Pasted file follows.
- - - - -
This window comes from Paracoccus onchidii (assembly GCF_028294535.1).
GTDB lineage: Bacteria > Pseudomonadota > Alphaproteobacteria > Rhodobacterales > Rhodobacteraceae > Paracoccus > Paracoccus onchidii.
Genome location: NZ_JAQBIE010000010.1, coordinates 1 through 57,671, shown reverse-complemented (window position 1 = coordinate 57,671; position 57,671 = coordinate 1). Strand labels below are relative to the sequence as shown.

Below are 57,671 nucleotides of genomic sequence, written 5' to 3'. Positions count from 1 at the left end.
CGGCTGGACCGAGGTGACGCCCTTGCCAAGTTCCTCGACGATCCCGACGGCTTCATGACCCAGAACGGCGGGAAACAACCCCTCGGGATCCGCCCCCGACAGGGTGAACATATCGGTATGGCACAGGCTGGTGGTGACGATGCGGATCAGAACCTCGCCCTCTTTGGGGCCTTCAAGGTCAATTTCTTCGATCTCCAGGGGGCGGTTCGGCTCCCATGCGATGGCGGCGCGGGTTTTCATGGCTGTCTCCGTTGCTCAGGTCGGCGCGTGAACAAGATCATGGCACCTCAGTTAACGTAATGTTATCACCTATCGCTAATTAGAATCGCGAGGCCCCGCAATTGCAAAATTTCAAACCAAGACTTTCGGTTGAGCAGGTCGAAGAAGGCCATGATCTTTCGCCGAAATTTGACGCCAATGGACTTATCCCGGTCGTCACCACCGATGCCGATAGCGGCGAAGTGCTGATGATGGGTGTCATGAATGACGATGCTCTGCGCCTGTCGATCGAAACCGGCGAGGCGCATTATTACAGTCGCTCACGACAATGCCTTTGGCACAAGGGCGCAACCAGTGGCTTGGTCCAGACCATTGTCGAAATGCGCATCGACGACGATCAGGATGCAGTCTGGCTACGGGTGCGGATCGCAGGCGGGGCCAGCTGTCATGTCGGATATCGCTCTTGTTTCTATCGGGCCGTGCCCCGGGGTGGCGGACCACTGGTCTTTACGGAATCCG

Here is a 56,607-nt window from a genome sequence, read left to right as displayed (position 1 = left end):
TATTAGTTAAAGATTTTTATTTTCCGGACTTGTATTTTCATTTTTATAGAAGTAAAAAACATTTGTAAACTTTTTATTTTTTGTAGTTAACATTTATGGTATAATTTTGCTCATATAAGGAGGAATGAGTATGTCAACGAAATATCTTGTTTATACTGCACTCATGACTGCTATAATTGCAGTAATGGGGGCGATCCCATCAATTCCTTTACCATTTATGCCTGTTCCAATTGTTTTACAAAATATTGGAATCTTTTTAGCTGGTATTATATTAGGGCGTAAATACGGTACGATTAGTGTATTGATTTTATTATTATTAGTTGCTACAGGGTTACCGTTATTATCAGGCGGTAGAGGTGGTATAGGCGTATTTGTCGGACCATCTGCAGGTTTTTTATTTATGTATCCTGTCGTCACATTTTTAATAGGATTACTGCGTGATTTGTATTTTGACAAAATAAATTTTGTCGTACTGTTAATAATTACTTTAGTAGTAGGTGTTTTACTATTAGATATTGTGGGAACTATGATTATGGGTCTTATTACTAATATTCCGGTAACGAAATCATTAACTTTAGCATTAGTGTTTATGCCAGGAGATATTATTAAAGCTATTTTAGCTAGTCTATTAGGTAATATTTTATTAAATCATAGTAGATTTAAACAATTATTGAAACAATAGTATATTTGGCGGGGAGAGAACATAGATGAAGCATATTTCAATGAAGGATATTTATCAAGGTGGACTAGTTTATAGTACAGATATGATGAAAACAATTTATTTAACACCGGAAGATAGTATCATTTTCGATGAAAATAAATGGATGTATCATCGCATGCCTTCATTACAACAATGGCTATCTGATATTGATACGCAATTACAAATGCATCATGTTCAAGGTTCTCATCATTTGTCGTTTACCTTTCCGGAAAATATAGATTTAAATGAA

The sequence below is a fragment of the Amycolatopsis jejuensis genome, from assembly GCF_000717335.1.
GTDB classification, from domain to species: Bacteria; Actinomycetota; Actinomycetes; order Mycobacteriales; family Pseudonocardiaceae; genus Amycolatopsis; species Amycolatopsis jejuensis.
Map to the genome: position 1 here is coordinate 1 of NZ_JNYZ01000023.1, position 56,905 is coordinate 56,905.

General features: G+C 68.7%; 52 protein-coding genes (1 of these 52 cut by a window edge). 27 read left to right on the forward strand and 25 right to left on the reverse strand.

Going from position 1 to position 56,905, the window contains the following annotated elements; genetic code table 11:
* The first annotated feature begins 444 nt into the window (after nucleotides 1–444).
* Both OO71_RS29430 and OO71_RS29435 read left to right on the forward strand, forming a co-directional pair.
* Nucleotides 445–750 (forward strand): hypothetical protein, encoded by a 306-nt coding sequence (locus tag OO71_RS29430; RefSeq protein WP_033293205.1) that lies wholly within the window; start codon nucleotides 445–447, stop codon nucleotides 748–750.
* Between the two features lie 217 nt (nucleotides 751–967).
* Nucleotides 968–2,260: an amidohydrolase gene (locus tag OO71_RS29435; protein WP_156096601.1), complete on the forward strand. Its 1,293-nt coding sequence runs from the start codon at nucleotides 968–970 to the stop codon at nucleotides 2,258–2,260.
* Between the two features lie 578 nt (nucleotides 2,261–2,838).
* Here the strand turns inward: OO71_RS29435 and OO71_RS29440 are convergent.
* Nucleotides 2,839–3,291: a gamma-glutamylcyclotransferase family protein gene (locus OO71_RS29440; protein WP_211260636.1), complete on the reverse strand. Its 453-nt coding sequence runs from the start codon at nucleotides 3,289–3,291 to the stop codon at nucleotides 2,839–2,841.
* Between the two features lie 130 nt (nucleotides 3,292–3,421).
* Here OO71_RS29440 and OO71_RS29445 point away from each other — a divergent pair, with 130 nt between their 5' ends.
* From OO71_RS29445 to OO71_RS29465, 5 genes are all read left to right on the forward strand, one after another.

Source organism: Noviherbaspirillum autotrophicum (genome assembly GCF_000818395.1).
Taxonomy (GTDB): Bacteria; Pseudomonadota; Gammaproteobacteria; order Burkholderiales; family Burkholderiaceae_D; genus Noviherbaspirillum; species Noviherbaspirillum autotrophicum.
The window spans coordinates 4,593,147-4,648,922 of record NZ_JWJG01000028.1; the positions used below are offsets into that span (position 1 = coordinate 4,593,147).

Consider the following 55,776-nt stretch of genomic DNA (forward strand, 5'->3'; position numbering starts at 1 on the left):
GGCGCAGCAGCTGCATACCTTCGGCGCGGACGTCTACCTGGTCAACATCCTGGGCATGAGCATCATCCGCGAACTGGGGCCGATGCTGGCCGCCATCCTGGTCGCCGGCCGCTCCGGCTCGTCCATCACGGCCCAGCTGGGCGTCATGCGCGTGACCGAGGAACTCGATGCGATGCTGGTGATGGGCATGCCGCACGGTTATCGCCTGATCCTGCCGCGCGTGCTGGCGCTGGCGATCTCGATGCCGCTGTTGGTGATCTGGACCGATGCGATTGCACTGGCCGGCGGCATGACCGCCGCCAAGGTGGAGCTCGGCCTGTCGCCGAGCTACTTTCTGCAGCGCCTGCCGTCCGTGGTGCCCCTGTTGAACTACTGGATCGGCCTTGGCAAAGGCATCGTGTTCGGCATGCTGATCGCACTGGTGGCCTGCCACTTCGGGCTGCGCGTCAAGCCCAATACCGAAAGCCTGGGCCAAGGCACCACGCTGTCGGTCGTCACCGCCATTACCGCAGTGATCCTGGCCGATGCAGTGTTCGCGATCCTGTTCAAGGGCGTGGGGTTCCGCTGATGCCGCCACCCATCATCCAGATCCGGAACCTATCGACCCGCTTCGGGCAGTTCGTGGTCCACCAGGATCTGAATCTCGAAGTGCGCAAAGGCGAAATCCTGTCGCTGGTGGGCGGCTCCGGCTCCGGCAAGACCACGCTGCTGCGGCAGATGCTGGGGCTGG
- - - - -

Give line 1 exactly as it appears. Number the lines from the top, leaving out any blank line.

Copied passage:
This window comes from Paracoccus onchidii (assembly GCF_028294535.1).